Monday, April 12, 2010

Coercion vs initiation of force

Coercion vs initiation of force

A comment a while back on this column led to a google group where that particular column was critiqued. I don't really have the spare time to get involved in any new discussion groups so I will address the comments here and also post this column there, where I was invited to participate.

For the time being I will focus on one particular disagreement the author, Paul Wakfer, had with my assertion that it is always wrong to use coercion. He says:

"Yes it is wrong to use government since the State is ultimately nothing but the use of physical force against others without their Permission in order to steal their Property and/or reduce their Liberty." ... "However that does not mean that coercion per se is always wrong - eg. use of physical force to stop a child from running into the street or to prevent an unwary adult from stepping out in front of an oncoming car, without hir (sic) permission ahead of its use."

I notice a bait and switch. Using physical force to stop a child from running into the street is an "initiation of force", but it is not "coercion". You can coerce without using any force at all; using only words, guilt, threats, or other forms of manipulation. Coercion is still always wrong.

Initiation of force may sometimes be necessary but you must always understand you have NO RIGHT to initiate force. You can be held accountable for your initiation of force, even if you did it with the best of intentions. You must accept that you have stepped outside exercising your rights into violating his, and you must accept any consequences your actions bring.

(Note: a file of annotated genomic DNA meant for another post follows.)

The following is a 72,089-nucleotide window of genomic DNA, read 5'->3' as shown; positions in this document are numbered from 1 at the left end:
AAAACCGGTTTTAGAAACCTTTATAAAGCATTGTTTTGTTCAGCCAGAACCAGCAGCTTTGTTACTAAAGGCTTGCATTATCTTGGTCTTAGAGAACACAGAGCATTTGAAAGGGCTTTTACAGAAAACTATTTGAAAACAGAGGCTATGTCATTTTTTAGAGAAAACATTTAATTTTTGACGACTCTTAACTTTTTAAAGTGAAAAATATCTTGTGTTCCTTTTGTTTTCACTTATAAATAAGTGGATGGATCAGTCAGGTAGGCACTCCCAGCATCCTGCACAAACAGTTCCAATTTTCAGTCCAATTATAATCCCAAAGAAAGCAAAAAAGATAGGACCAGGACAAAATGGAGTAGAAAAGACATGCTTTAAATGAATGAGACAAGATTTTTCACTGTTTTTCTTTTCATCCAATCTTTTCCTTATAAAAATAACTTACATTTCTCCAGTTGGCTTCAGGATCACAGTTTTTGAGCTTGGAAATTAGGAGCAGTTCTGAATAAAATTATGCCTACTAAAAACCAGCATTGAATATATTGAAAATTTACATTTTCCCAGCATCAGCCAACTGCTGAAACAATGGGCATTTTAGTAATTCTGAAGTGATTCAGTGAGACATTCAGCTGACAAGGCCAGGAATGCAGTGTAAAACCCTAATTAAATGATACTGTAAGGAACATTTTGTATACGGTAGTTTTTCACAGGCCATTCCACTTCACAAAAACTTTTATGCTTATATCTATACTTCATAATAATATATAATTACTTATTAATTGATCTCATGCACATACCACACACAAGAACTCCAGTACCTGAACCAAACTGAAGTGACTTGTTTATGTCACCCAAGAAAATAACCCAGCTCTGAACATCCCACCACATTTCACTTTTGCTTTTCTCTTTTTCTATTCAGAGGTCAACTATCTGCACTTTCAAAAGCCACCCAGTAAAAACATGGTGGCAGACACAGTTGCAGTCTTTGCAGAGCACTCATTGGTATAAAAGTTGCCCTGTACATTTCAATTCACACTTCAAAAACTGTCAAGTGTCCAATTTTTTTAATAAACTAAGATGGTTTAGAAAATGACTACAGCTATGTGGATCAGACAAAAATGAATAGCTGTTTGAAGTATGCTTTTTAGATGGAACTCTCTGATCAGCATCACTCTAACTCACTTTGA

Sometimes when you feel you must initiate force you can be forgiven by your victim, such as in the case of the person about to step in front of a bus. You do not have time to gather all the necessary information before you act. This is why it is not a "fallacy", as he claims, even though it can be complicated by circumstances. If the person protests your "protective" actions, yet you persist in shoving him out of the way, you have gone from simply initiating force to actually using coercion to remove him from the bus' path. If the person wanted to step in front of the bus (suicide is a basic right, even if distasteful), then you might owe him restitution.

Of course, when he steps in front of the bus he would be initiating force upon the passengers of the bus and causing damage to property that is not his own. Your debt to him could be nullified by your prevention of his initiation of force and resultant property destruction. This is something to have in mind all the time. To me, it is usually worth the risk, but I do understand where my rights end and his begin. You do what you feel you must and accept any consequences of your actions.

Mr. Wakfer also addresses the notion that the parent "is the effective Owner of [a] child", and that this gives the parent the authority to stop a child from running into the street. I do not believe a parent owns the child. The child may be your responsibility, but to "own" something gives you the right to destroy it. You do not have that right with regards to "your" child. To stop a child from running into the street is exercising your obligation to protect that child when possible.

Why is it OK to protect a child using force, but not OK for the State to protect me by using force? Mostly because I do not consent to being "protected", nor do I need anyone's "protection" (especially when it comes at the cost of other people's money and liberty). The child lacks a fully-developed mind that would be capable of understanding cause and effect and lacks experience in the everyday laws of physics. It is sometimes hard to see the difference between legitimately protecting the child and controlling him. The distinction still exists whether you see it or not. Someday the world will be free enough to make this type of discussion important.

Feel free to visit the group to read the rest of the critique. I may address more of his points later.